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Publication numberUS6565842 B1
Publication typeGrant
Application numberUS 08/484,724
Publication dateMay 20, 2003
Filing dateJun 7, 1995
Priority dateJun 7, 1995
Fee statusPaid
Also published asWO1996040829A1
Publication number08484724, 484724, US 6565842 B1, US 6565842B1, US-B1-6565842, US6565842 B1, US6565842B1
InventorsSoebianto A. Sojomihardjo, Neil P. Desai, Paul A. Sandford, Patrick Soon-Shiong, Shubhi Nagrani
Original AssigneeAmerican Bioscience, Inc.
Export CitationBiBTeX, EndNote, RefMan
External Links: USPTO, USPTO Assignment, Espacenet
Crosslinking gel
US 6565842 B1
Abstract
In accordance with the present invention, there are provided rapidly crosslinkable polypeptides which are obtained upon introduction of unsaturated group(s) into the polypeptide via linkage to amino acid residues on the polypeptide directly through one of three types of linkages, namely, an amide linkage, an ester linkage, or a thioester linkage. Each of these linkages are obtainable in a single step by use of a single derivatizing agent, acrylic anhydride. Also provided are methods for preparing such modified polypeptides and various uses therefor. It has unexpectedly been found that proteins with the above-described chemical modifications have the ability to rapidly crosslink to themselves under suitable conditions. This crosslinking occurs in the absence of any external crosslinking agents (indeed, in the absence of any extraneous agents), resulting in the formation of a solid gel material. Solid crosslinked gels are formed in seconds, starting from a freely flowing solution of polypeptide. Applications of such materials are broad ranging, including the encapsulation of living cells, the encapsulation of biologically active materials, the in situ formation of degradable gels, the formation of wound dressings, the prevention of post-surgical adhesions, gene delivery, drug targetting, as a microcarrier for culture of living cells, and the like.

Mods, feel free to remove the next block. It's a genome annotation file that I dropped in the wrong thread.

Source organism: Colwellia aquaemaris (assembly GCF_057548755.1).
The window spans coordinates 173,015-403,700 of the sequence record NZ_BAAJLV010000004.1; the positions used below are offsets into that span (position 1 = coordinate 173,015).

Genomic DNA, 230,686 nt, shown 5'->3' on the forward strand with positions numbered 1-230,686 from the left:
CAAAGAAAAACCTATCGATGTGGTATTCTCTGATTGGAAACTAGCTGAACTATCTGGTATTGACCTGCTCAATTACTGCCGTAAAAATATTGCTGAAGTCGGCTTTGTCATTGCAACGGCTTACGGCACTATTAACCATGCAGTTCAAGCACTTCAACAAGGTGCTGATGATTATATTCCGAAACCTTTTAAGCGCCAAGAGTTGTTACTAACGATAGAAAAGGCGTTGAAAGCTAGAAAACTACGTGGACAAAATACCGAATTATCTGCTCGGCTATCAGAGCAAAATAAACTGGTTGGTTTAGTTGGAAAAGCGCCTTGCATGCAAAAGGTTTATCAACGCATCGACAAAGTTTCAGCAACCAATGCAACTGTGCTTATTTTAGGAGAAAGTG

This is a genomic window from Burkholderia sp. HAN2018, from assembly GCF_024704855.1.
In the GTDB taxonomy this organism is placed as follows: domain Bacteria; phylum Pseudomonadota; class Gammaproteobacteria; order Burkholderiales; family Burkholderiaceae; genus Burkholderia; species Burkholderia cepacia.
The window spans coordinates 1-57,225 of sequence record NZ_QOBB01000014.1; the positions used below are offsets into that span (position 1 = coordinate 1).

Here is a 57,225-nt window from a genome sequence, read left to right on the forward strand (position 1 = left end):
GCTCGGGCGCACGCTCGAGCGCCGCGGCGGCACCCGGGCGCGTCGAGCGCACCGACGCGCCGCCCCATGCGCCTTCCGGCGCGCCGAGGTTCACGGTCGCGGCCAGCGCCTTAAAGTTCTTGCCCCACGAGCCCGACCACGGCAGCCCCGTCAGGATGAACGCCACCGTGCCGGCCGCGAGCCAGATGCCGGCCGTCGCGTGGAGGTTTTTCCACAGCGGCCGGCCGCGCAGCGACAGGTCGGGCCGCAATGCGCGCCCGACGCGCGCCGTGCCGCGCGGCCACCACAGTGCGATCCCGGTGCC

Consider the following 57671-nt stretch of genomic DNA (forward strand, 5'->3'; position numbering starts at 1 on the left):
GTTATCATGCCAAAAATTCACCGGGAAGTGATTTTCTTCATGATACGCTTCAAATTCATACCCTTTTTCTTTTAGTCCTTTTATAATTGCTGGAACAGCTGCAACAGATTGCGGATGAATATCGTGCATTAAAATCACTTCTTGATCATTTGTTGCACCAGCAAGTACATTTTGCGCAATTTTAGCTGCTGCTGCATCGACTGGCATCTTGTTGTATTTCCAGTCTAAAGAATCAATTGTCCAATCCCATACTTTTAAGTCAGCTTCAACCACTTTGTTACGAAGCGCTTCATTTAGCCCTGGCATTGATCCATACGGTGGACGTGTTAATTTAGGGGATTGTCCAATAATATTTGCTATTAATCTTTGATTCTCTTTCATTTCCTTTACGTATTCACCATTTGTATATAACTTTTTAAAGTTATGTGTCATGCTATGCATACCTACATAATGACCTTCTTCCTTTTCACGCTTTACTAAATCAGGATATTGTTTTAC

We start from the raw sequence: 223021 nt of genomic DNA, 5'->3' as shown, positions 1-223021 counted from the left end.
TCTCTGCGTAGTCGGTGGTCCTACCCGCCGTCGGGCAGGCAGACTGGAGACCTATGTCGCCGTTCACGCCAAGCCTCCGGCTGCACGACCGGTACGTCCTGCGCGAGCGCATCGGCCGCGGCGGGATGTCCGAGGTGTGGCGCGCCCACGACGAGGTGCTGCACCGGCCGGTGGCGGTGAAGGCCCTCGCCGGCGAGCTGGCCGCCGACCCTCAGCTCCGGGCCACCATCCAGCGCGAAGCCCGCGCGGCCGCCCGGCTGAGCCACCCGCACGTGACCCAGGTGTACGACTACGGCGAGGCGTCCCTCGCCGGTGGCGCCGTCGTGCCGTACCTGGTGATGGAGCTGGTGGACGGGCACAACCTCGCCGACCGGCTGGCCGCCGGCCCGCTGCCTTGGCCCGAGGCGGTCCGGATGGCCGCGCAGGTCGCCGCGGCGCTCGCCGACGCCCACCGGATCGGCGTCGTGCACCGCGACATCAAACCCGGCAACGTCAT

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Claims(18)
That which is claimed is:
1. A chemically modified polypeptide having the formula:
P(AC(O)Y)n
wherein:
P is a non-denatured protein selected from the group consisting of albumin, casein, fibronectin, vitronectin, laminin, fibrinogen, hirudin, proinsulin, muramyl dipeptide, α-1 antitrypsin, α-2-macroglobulin, lactalbumin, and ovalbumin,
A is O, S, or NR, wherein R is hydrogen or lower alkyl, wherein A, in combination with a carbonyl moiety, directly links Y to P,
Y is:
C(R)═CR′2, or
C≡CR′
 wherein:
R is hydrogen, lower alkyl or substituted lower alkyl, and
R′ is hydrogen or lower alkyl, and
n is at least 1, and
wherein said chemically modified polypeptide is capable of homopolymerizing under conditions that are nontoxic to living cells.
2. A chemically modified polypeptide according to claim 1 wherein P is albumin or casein.
3. A chemically modified polypeptide according to claim 1 wherein each R′ is hydrogen.
4. A chemically modified polypeptide according to claim 3 wherein Y is CH═CH2.
5. A chemically modified polypeptide according to claim 1 wherein n falls in the range of 1 up to about 500.
6. A pre-polymerization mixture comprising:
a) living cell(s) and
b) a chemically modified polypeptide having the formula:
P(AC(O)Y)n
wherein:
P is a non-denatured protein selected from the group consisting of albumin, casein, pepsin, trypsin, chymotrypsin, fibronectin, vitronectin, laminin, lipase, hemoglobin, lysozyme, immunoglobulins, fibrinogen, transferrin, interleukin-1, interleukin-2, tissue necrosis factor, colony-stimulating factor, epidermal growth factor, transforming growth factors, fibroblast growth factor, insulin-like growth factors, hirudin, tissue plasminogen activator, urokinase, streptokinase, erythropoietin, Factor VIII, Factor IX, insulin, somatostatin, proinsulin, macrophage-inhibiting factor, macrophage-activating factor, muramyl dipeptide, interferons, glucocerebrosidase, calcitonin, oxytocin, growth hormone, α-1 antitrypsin, superoxide dismutase, α-2-macroglobulin, lactalbumin, ovalalbumin and amylase,